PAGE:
Do you ever suffer from the fear of not being perfect?
In fact, the fear of not being perfect has been one of my greatest struggles.
My Thursday Afternoon of the Soul, a year and a half of intense depression, occurred partly because I was constantly afraid that I wasn’t good enough.
One of the greatest lessons I’ve learned impacted me so deeply because I was focused on trying to be perfect instead of trying to help others.
I’ve still got my fair share of qualms, struggles and insecurities, but I’m no longer afraid that God will abandon me if I make too many mistakes.
(That’s a really good thing, ’cause I make lots of mistakes.)
I’m still trying to reconcile myself to the fact that certain areas of my life are less than perfect. Some things are beyond my control: my tragic inability to grow a beard, for example. Other things, things over which I have a little more control, frustrate me because I want them to be perfect and they aren’t.
I wonder how many people have given up on something because they weren’t perfect.
I wonder how many violin players have stopped practicing because their performances never sounded exactly right. I wonder how many painters have thrown away their brushes because they were tired of finding flaws in their paintings. I wonder how many poets have quit writing poetry because their poems were met with criticism or disinterest.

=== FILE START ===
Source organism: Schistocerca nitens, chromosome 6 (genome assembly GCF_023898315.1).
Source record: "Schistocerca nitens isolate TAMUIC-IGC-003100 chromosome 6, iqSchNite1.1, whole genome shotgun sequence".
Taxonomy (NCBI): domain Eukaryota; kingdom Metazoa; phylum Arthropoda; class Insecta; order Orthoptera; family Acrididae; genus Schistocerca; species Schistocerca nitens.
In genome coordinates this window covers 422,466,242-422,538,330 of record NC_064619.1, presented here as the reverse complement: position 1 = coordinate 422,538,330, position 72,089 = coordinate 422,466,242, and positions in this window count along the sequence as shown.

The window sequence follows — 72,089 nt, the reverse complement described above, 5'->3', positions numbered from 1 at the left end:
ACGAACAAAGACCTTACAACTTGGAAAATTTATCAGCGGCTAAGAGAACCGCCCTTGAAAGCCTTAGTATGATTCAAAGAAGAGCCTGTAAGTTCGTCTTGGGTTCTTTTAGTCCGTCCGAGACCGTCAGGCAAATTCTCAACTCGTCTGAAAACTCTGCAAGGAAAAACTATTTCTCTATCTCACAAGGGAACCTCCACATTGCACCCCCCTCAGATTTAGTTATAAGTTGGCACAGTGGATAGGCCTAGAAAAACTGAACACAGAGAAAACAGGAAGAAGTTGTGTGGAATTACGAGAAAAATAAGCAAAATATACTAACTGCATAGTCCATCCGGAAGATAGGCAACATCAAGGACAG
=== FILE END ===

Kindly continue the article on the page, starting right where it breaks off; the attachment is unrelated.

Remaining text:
Sometimes it’s best to give up on something. If a hobby is costing extravagant amounts of time, money or effort, and clearly going nowhere, perhaps it’s wise to let it go. But I think we sometimes kill our dreams before they have a chance to grow.
For example, when I write, my greatest hindrance is the nagging conviction that writing is just a colossal waste of time. An insidious little voice whispers, You’re investing so much time and effort in your writing, and for what purpose? Your writing is full of faults. Nobody will read it. Your novel is clichéd. Nobody will buy it. Your blog is pointless. Nobody will like it. There are tens of thousands of better writers out there. You should spend your time doing something worthwhile.
I think pretty much every person has heard that voice. Some people listen to it. Some people refuse to listen.
Blogger Jon Acuff is one of the people who has refused to listen. “The road to awesome always leads through the land of horrible,” he wrote. “Go be horrible at something. It’s the only way to be awesome at everything.”
Web cartoonist Wes Molebash is another such person. “There will be many obstacles on your road to success,” he wrote, “so don’t build your own.”
Amateur animator JKR is yet another such person. “Don’t worry about failing,” he wrote. “You’re going to, and it’s okay. Just learn from whatever you don’t get quite right.”
Perseverance, I keep telling myself, is a much better quality that perfectionism.
I recently saw Steven Spielberg’s film adaptation of The Adventures of Tintin, and one of its characters offered a wise piece of advice.
“There are plenty of others willing to call you a failure,” he said. “Don’t you ever say it of yourself.”